Why The Biggest Part of Being a Special Effects Artist Doesn’t Involve Any Makeup
Published Oct 24, 2012
FX makeup takes a great deal of patience, creativity, and collaboration. Aside from the average Halloween tutorial you see on YouTube, more than one artist is typically involved when developing and actually building detailed characters. Beautylish member and one of our favorite FX artists Heather H. (also known as Sokolum79 on YouTube) is no stranger to collaboration, and paired up with friend and Face Off contestant Sarah Elizabeth. We caught up with the dynamic duo on their inspiration, favorite projects, and why working as a team is so important in this industry.
B: Did you always want to go into FX?
Sarah Elizabeth: I’ve been doing makeup since I was in high school, which was around 1997. I always enjoyed it and toyed with the idea of pursuing my interest, especially with creatures and FX. It never seemed a reality to me until the last five years. When I was working in Chicago, I was doing a lot of costumes and props, and finally realized this is where I want to be.
Heather: I actually wanted to be an accountant when I was younger, but after a few years of being in the industry, I found it very suffocating from a creative standpoint. At that point I was really into beauty makeup. I had my YouTube channel for over a year, and I just happened to live in a city with an amazing film makeup school.
B: What project are you two working on right now?
Sarah Elizabeth: Heather and I just created a Halloween character together. We discussed working together before without any set plans as to what we would create, but after throwing around some ideas we came up with this creature. I sculpted his face, but it was from our shared ideas that gave this character life.
Heather: It’s really fun because we’re applying the prosthetic on a former teacher of ours from the Vancouver Film School, who just happens to be a well-known and respected FX artist. We’re working on it for my YouTube channel Sokolum79 in time for Halloween.
Q: What is it like collaborating with other makeup artists on projects?
Sarah Elizabeth: Awesome! I prefer to work with people. I think it can vastly expand creativity. Although it can cause friction as more than one creative mind has to work together, the potential to jive off each other is so much greater. Each person brings their background, experience, perspective, and ideas to the table that the other person might not have.
Heather: I agree! Other artists inspire me so greatly, so it’s easier to develop and brainstorm ideas by working with multiple people.
B: Do you find that you are more creative working with other FX artists?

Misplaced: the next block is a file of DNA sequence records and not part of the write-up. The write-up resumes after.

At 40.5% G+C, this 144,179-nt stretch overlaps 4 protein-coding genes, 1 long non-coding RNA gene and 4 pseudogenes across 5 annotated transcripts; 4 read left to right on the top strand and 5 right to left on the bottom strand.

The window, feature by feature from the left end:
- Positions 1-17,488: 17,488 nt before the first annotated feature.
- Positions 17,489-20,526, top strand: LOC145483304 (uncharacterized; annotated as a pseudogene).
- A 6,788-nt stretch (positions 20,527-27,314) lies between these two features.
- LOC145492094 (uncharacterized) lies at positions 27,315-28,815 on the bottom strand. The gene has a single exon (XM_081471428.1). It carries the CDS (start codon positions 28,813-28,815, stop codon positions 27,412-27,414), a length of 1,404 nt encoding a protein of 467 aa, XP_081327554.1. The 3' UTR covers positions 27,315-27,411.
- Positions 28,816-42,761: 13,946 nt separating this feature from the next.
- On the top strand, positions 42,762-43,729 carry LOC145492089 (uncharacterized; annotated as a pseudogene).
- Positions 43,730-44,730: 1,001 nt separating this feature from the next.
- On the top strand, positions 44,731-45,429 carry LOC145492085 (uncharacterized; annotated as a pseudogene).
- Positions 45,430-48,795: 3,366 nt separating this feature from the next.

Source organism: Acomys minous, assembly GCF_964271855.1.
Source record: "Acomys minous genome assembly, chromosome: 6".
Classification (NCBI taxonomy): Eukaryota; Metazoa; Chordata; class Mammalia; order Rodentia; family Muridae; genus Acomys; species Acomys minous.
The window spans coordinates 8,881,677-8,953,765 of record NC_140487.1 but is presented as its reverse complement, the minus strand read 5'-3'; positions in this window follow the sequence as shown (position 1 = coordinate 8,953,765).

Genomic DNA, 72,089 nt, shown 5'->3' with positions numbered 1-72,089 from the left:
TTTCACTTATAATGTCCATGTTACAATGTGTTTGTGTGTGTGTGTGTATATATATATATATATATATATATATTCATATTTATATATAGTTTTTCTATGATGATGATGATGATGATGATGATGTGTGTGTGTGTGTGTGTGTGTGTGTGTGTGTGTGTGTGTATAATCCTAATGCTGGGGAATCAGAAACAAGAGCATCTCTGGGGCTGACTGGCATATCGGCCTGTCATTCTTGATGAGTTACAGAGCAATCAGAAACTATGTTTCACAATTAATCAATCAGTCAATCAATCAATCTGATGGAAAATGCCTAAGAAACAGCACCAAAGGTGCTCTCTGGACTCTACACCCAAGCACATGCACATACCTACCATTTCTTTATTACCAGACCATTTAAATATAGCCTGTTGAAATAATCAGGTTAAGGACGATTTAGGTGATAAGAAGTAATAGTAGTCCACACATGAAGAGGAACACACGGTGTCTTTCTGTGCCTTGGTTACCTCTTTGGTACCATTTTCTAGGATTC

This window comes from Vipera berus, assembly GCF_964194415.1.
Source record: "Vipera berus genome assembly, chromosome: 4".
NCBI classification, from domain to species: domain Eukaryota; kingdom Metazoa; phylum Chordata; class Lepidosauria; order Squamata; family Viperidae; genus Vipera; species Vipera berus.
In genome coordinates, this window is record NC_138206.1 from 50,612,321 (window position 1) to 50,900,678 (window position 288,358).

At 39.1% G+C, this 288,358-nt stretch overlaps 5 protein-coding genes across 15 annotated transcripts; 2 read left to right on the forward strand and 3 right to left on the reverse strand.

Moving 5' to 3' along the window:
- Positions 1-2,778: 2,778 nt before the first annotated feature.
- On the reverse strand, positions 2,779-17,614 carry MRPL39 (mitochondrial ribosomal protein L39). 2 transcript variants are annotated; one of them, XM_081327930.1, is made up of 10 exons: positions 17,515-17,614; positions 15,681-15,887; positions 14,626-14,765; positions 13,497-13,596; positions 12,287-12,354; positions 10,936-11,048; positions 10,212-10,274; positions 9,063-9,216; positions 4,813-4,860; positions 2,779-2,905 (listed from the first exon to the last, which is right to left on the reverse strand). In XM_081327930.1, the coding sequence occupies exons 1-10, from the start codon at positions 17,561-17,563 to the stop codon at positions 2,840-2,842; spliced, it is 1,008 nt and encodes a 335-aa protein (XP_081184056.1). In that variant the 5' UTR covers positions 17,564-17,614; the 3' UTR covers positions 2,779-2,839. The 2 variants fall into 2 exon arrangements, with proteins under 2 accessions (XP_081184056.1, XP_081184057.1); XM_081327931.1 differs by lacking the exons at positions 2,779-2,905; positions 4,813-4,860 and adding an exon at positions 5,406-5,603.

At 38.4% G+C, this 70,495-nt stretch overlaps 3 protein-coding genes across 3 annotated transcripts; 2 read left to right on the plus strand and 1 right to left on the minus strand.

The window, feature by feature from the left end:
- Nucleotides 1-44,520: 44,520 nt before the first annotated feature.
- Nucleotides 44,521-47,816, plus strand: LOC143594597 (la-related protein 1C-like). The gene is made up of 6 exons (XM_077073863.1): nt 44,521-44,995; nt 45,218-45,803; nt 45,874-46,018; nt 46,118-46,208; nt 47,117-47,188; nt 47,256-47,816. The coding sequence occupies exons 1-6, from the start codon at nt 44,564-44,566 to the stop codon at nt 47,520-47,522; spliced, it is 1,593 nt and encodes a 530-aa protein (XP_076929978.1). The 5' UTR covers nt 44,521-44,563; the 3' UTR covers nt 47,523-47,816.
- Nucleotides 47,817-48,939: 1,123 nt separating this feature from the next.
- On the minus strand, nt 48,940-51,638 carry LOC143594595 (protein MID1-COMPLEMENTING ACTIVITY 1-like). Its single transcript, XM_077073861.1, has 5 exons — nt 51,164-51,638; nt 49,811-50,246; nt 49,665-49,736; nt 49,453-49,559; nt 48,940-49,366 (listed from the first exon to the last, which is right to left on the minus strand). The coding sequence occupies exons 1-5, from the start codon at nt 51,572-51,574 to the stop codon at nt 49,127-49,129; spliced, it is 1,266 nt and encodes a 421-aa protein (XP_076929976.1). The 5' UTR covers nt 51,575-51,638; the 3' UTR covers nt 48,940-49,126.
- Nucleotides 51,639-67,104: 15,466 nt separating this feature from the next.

Sarah Elizabeth: I think it’s just a ‘different kind of creative.’ I really like bouncing ideas off of other FX artists and I think it makes the project stronger overall.
Heather: FX artists and beauty makeup artists are usually two different breeds of animal because they are different kinds of people. I think I’m on the cusp of each. I feel just as creative when I help design an avante-garde look as I do applying prosthetics.
B: How well do you two work with each other?
Sarah Elizabeth: Heather and I work together very well! We both have open minds to each other’s suggestions and most often one of us will toss out an idea and the other will build off of it. She’s very receptive and made it helpful when I was stuck because she gave me more ideas to run with.
Heather: We get along very well and have a similar sense of humor, which can be very important when collaborating. She is also very motivated and talented, which I find very inspiring.
B: If you could pick any movie to do FX makeup on, what would it be?
Sarah Elizabeth: Lord of the Rings movies are always up there for me, although one of my favorite movies is The Fall. I know there isn’t too much special effects work in it, but I love the locations and the film itself.
Heather: I would have loved to do work on Pan’s Labyrinth because it was so dark and eerie. I loved all the creatures and the overall feeling of the movie.
Although it can cause friction as more than one creative mind has to work together, the potential to jive off each other is so much greater.
B: Any advice for FX artists working on a team?
Sarah Elizabeth: I think you’re always learning and making mistakes, then moving on from them. I’m still so new to the industry and work isn’t steady. It’s a competitive place but it’s a lot of fun. It’s long hours and lots of standing. You’ve got to be open, able to lead and follow at the same time, and willing to compromise.
Heather: I agree. It’s okay to be frustrated at times. just try not to overreact and blow things out of proportion. Being open to others ideas is key. Be respectful to differing opinions but don’t be afraid to add your own thoughts. I also think that enthusiasm can really motivate partners and yourself.